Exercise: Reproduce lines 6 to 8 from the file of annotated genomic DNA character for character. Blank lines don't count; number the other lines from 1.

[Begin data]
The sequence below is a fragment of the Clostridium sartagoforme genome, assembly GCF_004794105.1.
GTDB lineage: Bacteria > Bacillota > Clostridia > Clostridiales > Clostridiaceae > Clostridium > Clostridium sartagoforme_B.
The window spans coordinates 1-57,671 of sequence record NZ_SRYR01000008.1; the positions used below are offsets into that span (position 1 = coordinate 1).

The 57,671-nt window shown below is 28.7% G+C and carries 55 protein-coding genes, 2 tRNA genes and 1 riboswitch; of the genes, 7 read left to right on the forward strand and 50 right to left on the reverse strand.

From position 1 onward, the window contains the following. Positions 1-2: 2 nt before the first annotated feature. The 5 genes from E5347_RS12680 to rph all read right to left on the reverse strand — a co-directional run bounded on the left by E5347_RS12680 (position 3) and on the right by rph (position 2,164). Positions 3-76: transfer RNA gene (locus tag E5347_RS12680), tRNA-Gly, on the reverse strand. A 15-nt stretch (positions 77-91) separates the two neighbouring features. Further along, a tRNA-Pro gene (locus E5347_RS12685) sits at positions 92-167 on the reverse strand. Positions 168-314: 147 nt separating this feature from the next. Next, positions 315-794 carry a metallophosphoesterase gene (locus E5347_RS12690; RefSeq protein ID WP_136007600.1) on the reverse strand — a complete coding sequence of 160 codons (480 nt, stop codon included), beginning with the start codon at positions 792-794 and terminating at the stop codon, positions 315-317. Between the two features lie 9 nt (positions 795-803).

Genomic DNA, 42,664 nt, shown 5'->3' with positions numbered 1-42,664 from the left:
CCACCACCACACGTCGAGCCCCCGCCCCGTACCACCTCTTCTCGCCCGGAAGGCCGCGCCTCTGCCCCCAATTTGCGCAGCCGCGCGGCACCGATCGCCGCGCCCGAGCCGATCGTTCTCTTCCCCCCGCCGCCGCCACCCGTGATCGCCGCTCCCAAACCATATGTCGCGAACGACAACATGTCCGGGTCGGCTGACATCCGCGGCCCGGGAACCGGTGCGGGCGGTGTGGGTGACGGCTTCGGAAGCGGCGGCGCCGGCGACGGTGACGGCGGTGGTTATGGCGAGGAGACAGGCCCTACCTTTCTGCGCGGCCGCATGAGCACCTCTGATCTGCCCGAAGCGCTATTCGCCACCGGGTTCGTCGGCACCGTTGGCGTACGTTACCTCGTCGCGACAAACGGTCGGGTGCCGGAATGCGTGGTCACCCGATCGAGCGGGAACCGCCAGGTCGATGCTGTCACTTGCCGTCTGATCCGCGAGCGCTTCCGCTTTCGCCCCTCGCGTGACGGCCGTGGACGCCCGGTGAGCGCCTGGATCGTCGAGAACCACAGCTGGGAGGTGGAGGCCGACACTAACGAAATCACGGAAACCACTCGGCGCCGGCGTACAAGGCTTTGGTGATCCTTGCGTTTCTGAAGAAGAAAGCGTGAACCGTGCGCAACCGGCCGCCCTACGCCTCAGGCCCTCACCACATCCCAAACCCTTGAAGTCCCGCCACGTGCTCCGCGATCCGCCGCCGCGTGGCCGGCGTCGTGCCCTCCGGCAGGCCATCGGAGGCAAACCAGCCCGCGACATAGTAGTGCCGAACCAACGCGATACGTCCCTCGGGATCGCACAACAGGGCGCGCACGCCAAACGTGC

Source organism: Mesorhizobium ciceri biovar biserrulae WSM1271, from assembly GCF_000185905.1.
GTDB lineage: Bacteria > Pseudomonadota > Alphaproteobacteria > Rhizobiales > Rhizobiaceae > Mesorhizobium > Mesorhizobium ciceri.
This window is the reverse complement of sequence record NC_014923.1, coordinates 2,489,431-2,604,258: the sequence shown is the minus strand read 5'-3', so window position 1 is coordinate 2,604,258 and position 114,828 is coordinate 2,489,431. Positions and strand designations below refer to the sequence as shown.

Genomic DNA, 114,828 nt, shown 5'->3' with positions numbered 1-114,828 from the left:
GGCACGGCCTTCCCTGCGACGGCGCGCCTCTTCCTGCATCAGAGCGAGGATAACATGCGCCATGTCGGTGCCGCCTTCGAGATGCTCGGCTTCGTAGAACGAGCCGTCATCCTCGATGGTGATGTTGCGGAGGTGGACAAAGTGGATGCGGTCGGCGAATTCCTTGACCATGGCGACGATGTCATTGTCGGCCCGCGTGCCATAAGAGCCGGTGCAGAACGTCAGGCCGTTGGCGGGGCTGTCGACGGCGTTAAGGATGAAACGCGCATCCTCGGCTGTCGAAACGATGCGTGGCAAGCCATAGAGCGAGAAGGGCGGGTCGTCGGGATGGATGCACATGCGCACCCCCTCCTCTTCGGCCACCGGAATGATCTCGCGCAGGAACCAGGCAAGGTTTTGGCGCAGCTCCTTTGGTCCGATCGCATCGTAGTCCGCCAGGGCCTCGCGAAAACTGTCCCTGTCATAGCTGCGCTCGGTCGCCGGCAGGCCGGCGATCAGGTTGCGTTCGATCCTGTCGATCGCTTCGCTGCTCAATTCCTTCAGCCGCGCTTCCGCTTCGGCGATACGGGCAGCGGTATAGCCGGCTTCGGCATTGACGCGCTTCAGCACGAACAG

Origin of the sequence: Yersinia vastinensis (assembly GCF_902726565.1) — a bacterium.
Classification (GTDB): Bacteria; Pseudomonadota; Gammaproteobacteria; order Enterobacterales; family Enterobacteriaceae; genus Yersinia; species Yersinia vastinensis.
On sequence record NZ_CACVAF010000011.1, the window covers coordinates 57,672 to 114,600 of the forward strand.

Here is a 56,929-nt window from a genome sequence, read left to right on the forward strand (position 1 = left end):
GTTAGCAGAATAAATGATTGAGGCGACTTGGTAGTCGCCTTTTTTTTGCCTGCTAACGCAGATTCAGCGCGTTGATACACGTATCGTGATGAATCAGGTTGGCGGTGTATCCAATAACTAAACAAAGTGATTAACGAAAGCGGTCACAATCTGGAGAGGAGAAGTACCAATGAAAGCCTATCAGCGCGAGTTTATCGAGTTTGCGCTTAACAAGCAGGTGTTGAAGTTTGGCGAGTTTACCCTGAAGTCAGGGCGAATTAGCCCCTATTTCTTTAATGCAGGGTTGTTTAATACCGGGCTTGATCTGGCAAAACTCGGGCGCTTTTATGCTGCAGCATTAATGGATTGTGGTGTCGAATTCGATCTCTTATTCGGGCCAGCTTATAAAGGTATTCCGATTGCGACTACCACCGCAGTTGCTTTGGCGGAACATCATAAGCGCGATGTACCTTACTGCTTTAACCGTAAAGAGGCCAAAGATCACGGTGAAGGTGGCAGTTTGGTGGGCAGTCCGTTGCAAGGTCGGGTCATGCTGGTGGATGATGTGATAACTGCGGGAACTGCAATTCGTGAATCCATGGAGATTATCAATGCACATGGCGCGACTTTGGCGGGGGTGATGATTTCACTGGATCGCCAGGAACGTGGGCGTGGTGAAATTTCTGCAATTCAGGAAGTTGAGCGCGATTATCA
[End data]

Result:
Genomic DNA, 42,664 nt, shown 5'->3' with positions numbered 1-42,664 from the left:
CCACCACCACACGTCGAGCCCCCGCCCCGTACCACCTCTTCTCGCCCGGAAGGCCGCGCCTCTGCCCCCAATTTGCGCAGCCGCGCGGCACCGATCGCCGCGCCCGAGCCGATCGTTCTCTTCCCCCCGCCGCCGCCACCCGTGATCGCCGCTCCCAAACCATATGTCGCGAACGACAACATGTCCGGGTCGGCTGACATCCGCGGCCCGGGAACCGGTGCGGGCGGTGTGGGTGACGGCTTCGGAAGCGGCGGCGCCGGCGACGGTGACGGCGGTGGTTATGGCGAGGAGACAGGCCCTACCTTTCTGCGCGGCCGCATGAGCACCTCTGATCTGCCCGAAGCGCTATTCGCCACCGGGTTCGTCGGCACCGTTGGCGTACGTTACCTCGTCGCGACAAACGGTCGGGTGCCGGAATGCGTGGTCACCCGATCGAGCGGGAACCGCCAGGTCGATGCTGTCACTTGCCGTCTGATCCGCGAGCGCTTCCGCTTTCGCCCCTCGCGTGACGGCCGTGGACGCCCGGTGAGCGCCTGGATCGTCGAGAACCACAGCTGGGAGGTGGAGGCCGACACTAACGAAATCACGGAAACCACTCGGCGCCGGCGTACAAGGCTTTGGTGATCCTTGCGTTTCTGAAGAAGAAAGCGTGAACCGTGCGCAACCGGCCGCCCTACGCCTCAGGCCCTCACCACATCCCAAACCCTTGAAGTCCCGCCACGTGCTCCGCGATCCGCCGCCGCGTGGCCGGCGTCGTGCCCTCCGGCAGGCCATCGGAGGCAAACCAGCCCGCGACATAGTAGTGCCGAACCAACGCGATACGTCCCTCGGGATCGCACAACAGGGCGCGCACGCCAAACGTGC

Source organism: Mesorhizobium ciceri biovar biserrulae WSM1271, from assembly GCF_000185905.1.